New York City



New York City

Patricia J. Williams’s column regarding my comments on the Dixie Chicks during a CNN interview only told half the story [“Diary of a Mad Law Professor,” May 26 and June 9]. In that same interview I pointed out–and you can check the tape–that the Chicks’ last single, “Landslide,” was an obscene “glorification of a natural disaster that kills millions, some say up to a billion every year.” (And we wonder why the terror alert was recently raised.) Until the Chicks are stopped I can’t afford not to speak out. As Tobias Keith once wrote, “Oh, Justice will be served and the battle will rage. This big dog will fight when you rattle his cage… ‘Cuz we’ll put a boot in your ass. It’s the American Way.”

MO ROCCA, activist/comedian


New York City

Oh well then. I defer to the American Way.



Novato, Calif.

Jim Farrell’s editorial criticizing Howard Dean has a fundamental flaw [“Dean’s No Wellstone,” May 26]. Dean’s supporters do not think he’s another Paul Wellstone; they think he’s a candidate who can beat George W. Bush. Gephardt’s record in Congress is certainly admirable, but his wooden oratory is worse than Al Gore’s. Gore himself had progressive credentials, but lacked charisma and conviction. Dean has the aura of a natural leader, a reasonable record, the appeal of an outsider and an evident intelligence and flexibility people can trust. Betting on Dean gives us the possibility of having a Democrat and a progressive at once; betting on the rest guarantees we’ll have Bush for another four years.


Arundel, Me.

I agree that Howard Dean is not Paul Wellstone. Those of us fortunate enough to witness Wellstone’s first run for the Senate were treated to a brand of local, progressive politics that no one had seen before. The Democratic Party must come up with a candidate that we all can support. I don’t want to feel great about defeating Bush et al. and then find myself in the same sinking bateau on that proverbial creek. We the people need a living wage–now!, affordable single-payer healthcare–now!, Patriot Acts I and II repealed–NOW! So find us a candidate we can support and feel good about at the same time.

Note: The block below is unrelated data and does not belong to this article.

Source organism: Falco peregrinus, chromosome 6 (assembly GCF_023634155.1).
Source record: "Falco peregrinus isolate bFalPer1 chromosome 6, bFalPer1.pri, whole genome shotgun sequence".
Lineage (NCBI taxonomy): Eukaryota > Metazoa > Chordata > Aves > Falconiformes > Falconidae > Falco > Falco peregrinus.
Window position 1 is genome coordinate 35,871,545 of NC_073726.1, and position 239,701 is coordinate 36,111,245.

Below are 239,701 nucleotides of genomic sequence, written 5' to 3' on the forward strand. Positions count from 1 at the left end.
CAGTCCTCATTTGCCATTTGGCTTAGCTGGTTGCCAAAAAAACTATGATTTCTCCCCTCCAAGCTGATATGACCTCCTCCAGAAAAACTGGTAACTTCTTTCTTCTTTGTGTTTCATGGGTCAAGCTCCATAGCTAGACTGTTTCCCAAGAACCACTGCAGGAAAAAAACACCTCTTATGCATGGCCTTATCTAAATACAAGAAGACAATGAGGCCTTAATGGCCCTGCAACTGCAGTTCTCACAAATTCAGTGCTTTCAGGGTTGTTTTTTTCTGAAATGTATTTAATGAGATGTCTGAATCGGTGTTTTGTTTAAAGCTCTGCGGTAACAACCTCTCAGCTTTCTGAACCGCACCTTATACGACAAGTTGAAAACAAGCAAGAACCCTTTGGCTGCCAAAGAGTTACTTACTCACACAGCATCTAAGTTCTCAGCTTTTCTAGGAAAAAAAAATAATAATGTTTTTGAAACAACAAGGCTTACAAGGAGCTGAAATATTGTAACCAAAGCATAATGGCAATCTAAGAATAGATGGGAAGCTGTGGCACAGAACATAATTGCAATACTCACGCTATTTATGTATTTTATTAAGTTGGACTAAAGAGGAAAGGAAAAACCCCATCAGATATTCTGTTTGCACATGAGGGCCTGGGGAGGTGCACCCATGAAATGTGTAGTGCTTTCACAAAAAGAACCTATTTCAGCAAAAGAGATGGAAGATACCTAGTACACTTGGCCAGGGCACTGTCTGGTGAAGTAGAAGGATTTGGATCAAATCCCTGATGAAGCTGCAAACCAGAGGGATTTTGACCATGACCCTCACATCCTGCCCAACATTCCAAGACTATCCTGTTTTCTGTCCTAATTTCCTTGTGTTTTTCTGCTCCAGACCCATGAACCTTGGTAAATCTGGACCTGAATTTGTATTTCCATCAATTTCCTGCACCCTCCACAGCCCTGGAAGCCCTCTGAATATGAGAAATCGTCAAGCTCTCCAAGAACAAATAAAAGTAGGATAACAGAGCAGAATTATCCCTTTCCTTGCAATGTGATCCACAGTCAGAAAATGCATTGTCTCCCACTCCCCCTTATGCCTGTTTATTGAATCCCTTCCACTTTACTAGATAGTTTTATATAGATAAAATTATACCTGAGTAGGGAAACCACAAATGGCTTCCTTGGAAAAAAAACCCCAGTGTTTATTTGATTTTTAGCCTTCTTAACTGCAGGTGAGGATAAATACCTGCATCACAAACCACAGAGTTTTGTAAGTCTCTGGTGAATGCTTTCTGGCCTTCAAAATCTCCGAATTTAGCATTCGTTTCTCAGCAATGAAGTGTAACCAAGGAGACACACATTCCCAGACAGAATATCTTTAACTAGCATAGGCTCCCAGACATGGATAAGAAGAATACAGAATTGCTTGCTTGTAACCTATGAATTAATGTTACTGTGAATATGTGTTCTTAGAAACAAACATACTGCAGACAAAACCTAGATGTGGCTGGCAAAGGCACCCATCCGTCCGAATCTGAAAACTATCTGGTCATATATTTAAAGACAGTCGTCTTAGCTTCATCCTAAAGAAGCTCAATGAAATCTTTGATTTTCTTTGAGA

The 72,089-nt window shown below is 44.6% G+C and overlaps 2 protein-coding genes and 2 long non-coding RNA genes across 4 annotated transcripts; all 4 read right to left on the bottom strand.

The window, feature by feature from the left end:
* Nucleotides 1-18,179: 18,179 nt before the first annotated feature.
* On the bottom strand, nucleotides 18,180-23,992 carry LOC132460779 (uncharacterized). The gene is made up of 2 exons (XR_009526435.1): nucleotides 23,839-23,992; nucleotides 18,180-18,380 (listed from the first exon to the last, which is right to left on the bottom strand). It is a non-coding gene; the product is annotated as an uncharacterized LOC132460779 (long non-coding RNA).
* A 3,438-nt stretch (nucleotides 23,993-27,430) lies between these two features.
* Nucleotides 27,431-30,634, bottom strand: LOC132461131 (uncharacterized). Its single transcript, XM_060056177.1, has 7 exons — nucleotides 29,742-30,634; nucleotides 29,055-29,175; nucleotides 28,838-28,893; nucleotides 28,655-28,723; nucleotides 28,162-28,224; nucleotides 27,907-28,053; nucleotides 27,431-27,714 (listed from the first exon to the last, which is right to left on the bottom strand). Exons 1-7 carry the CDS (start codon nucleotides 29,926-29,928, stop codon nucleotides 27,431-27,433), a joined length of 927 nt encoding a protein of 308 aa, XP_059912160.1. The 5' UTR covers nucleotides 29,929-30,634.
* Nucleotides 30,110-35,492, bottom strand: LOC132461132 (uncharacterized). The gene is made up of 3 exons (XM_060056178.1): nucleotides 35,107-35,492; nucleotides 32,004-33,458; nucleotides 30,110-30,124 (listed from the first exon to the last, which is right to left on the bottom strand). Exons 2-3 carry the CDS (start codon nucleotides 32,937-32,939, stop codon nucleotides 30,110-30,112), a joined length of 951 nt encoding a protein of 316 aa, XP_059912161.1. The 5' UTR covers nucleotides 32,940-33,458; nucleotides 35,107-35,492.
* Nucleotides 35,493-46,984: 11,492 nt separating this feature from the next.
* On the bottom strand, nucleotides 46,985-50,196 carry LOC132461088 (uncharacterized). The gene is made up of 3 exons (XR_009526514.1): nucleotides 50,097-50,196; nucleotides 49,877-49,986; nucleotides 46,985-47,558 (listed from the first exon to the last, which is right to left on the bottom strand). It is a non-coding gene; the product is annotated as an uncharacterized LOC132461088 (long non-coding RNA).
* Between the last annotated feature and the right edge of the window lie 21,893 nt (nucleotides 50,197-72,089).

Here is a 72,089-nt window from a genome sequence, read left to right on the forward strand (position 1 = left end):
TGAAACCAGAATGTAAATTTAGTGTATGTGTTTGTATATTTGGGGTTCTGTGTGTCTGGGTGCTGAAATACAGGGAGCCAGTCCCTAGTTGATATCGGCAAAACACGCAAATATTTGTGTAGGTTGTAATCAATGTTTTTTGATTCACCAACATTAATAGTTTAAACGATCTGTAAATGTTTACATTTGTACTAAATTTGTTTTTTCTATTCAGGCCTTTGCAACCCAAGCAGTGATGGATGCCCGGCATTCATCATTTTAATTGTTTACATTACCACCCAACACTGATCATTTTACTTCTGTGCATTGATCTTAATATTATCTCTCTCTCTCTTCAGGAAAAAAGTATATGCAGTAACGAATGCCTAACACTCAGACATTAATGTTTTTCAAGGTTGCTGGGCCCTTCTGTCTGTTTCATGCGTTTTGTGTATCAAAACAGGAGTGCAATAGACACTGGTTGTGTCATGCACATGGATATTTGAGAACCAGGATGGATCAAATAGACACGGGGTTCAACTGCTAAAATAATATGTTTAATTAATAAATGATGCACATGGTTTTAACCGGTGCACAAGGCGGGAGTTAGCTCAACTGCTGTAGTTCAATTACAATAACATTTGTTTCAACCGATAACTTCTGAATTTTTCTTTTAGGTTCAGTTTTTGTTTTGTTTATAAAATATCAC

Arlington, Va.

If Jim Farrell is looking for a candidate from the Wellstone wing of the Democratic Party, I suggest Representative Dennis Kucinich, who is closest to Wellstone both in principles and passion. The first candidate to oppose the Iraq war. The leader who organized 126 House Democrats to vote against the war. The sponsor of the Department of Peace and Nonviolence bill. The only candidate who marched in Seattle with the blue/green coalition of “Teamsters and turtles.” The only one who will cancel NAFTA as his first act as President, because it rips off working families in Mexico, Canada and the United States, just to benefit multinationals. The only one willing to take the insurance companies out of healthcare, by supporting Canadian-style single-payer. The one who says the Iraq war was wrong despite the military victory, because it was an act of aggression unworthy of a great nation. The one who will cut the military budget and work to abolish the death penalty.

Just like Paul Wellstone, Dennis Kucinich is an unapologetic progressive with a hopeful spirit–a legislator who is also an organizer. Maybe that’s why Wellstone was comfortable being the only senator in the Progressive Caucus, which Dennis Kucinich (and Barbara Lee) led.



Aspen, Colo.

Bruce Cumings is right [“Bush’s Bomb,” May 19]. Bush has to turn his back on the missile deal with North Korea that Bill Clinton successfully negotiated before leaving office, because to the Bush Administration all diplomatic solutions are inherently suspect. This suspicion is part of a much deeper problem that is turning out to have devastating consequences both for the nation and for the world.

It does not take a speech pathologist to recognize that when left unscripted, this President is clearly at a disadvantage in the communications realm. It has been frequently observed by professionals treating this particular handicap that those so disadvantaged have a much shorter fuse and are therefore more prone to violence than the general population. Nowhere has this been more evident than in Bush’s decision to short-circuit the diplomatic process in his jump to war against Iraq. It was almost as if he were merely going through the motions of diplomacy at the UN to assuage the multilateralist concerns of his father, Tony Blair and Colin Powell. After he had gotten the diplomatic phase behind him once and for all, he was transparently relieved to finally settle down to what he regarded as his “real” business–namely, war as the preferential option of someone who inevitably feels threatened and at an inherent disadvantage when it comes to negotiating solutions in the communications/diplomatic realm.